Emily Vogl, Frank Vogl
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Corporate Governance Seen as Key Issue in the Development of Turkey's Stock Markets
Institute of International Finance Proposes Reforms IIF's Equity Advisory Group Releases Report
Washington, D.C., April 12, 2005 — The legal and institutional framework for corporate governance in Turkey has improved significantly in the last few years. Nevertheless, a report released today by the Institute of International Finance (IIF) finds that new steps are needed by the country's government and regulatory authorities to secure compliance and enforcement of essential rules and regulations.
The IIF, the global association of financial institutions with 340 members, established an Equity Advisory Group (EAG) in 2001 that has been reviewing the state of corporate governance in the leading emerging market economies. EAG Chairman Edward Baker, Chief Executive Officer and Chief Investment Officer of Emerging Markets Equities, Alliance Capital, Ltd., who headed a Task Force that reviewed conditions in Turkey, stated that, "The legal and institutional framework for corporate governance in Turkey has improved, especially in recent years, in parallel with the structural reforms carried out in cooperation with the IMF. However, some problem areas remain and we would like to see the authorities build on the substantial platform that is now in place."
Mr. Baker said, "In our assessment, corporate governance in Turkey could be strengthened further by making compliance with the Capital Markets Board (CMB) Principles mandatory where similar laws and regulations do not already exist. The Turkey Task Force believes that the protection of minority shareholders' rights is crucial to fostering investment and that voluntary guidelines are insufficient to push corporate governance practices to the extent needed to lower the cost of capital and attract both foreign and domestic investment."
In preparing its report the members of the Task Force met with officials from the Turkish government, the Central Bank, the CMB, the Istanbul Stock Exchange (ISE), private companies, rating agencies, law firms and consultancies involved in corporate governance, as well as with various private sector associations and groups active in corporate governance including the Corporate Governance Forum of Turkey (CGFT), the Corporate Governance Association (KYD), and the Foreign Investors Association (YASED).
The report noted that international investor interest in equities in Turkey has increased and that the Turkish authorities have made progress in a number of areas, including:
- Transparency of ownership structures.
- Adoption of international financial reporting standards (IFRS), inflation accounting, and consolidated reporting.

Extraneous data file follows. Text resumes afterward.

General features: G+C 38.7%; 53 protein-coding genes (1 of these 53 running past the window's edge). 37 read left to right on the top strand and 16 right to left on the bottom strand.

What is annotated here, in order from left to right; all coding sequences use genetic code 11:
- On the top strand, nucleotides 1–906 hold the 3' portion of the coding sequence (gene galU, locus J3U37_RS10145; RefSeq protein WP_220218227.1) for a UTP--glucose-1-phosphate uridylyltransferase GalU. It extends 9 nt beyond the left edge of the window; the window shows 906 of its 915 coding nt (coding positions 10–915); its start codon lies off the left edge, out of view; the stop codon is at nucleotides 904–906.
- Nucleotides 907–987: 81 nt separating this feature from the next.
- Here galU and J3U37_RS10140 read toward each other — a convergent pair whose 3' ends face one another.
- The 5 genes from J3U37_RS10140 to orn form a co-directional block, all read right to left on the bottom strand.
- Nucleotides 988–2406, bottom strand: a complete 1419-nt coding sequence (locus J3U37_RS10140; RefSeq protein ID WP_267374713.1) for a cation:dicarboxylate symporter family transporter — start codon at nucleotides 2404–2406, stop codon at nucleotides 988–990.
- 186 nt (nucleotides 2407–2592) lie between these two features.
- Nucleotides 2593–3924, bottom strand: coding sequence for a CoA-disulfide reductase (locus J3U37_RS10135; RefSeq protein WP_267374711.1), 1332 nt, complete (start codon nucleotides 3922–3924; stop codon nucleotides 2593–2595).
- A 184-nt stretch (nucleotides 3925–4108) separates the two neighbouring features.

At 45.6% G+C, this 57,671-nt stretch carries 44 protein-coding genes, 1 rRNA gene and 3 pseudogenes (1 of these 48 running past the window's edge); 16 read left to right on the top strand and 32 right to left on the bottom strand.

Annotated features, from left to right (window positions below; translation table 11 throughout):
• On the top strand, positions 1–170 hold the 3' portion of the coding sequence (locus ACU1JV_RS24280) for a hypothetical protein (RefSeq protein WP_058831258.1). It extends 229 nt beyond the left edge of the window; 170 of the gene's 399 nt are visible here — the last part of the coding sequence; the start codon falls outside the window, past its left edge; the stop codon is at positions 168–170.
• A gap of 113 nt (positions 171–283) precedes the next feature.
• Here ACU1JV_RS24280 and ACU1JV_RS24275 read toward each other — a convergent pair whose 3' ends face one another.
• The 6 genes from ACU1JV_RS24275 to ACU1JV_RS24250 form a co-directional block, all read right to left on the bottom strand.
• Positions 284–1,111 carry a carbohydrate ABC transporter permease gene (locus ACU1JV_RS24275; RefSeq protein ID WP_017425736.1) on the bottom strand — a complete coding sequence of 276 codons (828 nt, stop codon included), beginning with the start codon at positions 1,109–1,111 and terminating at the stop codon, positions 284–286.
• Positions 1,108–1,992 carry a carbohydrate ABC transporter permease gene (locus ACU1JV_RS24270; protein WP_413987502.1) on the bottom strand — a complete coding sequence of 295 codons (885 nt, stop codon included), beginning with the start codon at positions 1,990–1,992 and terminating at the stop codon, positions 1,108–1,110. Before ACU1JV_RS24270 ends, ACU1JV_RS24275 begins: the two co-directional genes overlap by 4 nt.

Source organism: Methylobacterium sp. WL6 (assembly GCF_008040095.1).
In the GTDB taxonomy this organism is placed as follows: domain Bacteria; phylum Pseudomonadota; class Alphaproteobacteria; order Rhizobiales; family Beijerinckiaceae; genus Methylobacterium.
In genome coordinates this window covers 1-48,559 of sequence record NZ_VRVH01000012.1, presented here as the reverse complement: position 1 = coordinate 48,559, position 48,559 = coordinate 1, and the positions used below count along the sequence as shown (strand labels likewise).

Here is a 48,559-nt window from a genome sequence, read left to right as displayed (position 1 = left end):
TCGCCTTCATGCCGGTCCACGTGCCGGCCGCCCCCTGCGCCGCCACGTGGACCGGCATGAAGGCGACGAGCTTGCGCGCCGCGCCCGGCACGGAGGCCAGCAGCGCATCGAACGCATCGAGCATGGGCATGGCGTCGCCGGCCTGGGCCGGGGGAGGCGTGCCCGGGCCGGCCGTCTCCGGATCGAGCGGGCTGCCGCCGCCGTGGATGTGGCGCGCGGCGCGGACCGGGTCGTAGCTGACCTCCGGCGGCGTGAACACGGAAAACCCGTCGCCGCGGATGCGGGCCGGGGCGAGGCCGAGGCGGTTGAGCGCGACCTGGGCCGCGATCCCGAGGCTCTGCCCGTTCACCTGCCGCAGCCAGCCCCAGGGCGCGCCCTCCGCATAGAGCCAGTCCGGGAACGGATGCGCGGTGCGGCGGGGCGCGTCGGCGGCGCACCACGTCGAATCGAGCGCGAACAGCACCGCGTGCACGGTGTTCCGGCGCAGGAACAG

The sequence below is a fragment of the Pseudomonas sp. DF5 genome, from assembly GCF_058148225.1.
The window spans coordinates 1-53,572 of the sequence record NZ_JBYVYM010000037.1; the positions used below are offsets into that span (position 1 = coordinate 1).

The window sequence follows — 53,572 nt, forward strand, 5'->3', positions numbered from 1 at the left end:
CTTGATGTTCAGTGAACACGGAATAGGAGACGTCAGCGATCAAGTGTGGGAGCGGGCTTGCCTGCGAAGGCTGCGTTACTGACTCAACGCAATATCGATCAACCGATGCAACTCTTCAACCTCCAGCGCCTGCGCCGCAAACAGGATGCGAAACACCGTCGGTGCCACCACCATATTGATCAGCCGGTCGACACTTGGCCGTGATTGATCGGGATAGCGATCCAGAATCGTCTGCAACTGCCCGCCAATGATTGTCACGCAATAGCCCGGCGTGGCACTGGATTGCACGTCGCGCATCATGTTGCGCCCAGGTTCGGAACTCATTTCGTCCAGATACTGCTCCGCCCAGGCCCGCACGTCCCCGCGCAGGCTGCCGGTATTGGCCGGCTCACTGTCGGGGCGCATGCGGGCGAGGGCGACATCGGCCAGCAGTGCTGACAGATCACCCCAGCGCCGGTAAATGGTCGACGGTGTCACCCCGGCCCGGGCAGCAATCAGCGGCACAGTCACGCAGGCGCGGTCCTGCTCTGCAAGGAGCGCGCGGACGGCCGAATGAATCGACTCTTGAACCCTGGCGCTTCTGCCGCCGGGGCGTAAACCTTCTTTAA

- Establishment of audit committees with non-executive members and strengthening of audit standards.
- Regulatory oversight of public companies.
- Regulatory and supervisory framework of banks and other financial institutions.
However, the Task Force stressed that Turkey is only now developing an equity culture, and at this time relatively few companies list on the ISE. The majority of listed companies are controlled by a single family as the controlling shareholder, which renders many protections for minority shareholders ineffective. "There is little evidence to suggest compliance with CMB Principles by listed companies. Serious implementation and enforcement weaknesses overshadow the ambitious efforts made by Turkish regulators to address structural weaknesses in the corporate governance framework," the report noted.
The Task Force did suggest that given the prospect for integration with the European Union as an important catalyst for change, Turkey's corporate governance practices could improve quickly. The Task Force's recommendations for improvement in corporate governance included the following:
- Steps to eliminate multiple voting rights, such as requiring elimination over a set period of time.
- Eliminate privileges held by majority shareholders to nominate directors and limit director nominations to those selected by corporate governance nomination committees and grant nomination rights to shareholders controlling a minimum percentage of voting power.
- Arbitration as a means to resolve shareholder conflicts.
- Creation of a sub-set of key, objective governance rules based on IIF Guidelines to be used for a separate ISE listing reflecting adherence to good corporate governance.
- Empower CMB to disqualify directors in case of wrongful act.
- Convert CMB Principles to legally binding rules, regulations or to listing requirements as appropriate.
The report pointed out that Turkish companies are often controlled through the use of founders' shares that carry multiple voting rights and/or board nomination rights. As a result, the protection of minority shareholder interests rests primarily on full disclosure and accurate financial reporting. In these two areas, Turkey has made some significant progress in the past few years. Nevertheless, the IIF said that most boards still do not operate with much independence from the shareholder who controls the majority of voting rights and according to one survey, 80 percent of listed companies had at least one board member who was a member of the controlling family. On average, more than one-third of the board members are members of the controlling family based only on having the same family name(excluding in-laws and other kinships).
The Task Force added that Amendments to the Commercial Code are now being drafted that may address some of these issues. Government officials assured the Task Force that the draft will be discussed thoroughly with the private sector, and their comments taken into account, before a bill is sent to parliament.
Emily Vogl, Frank Vogl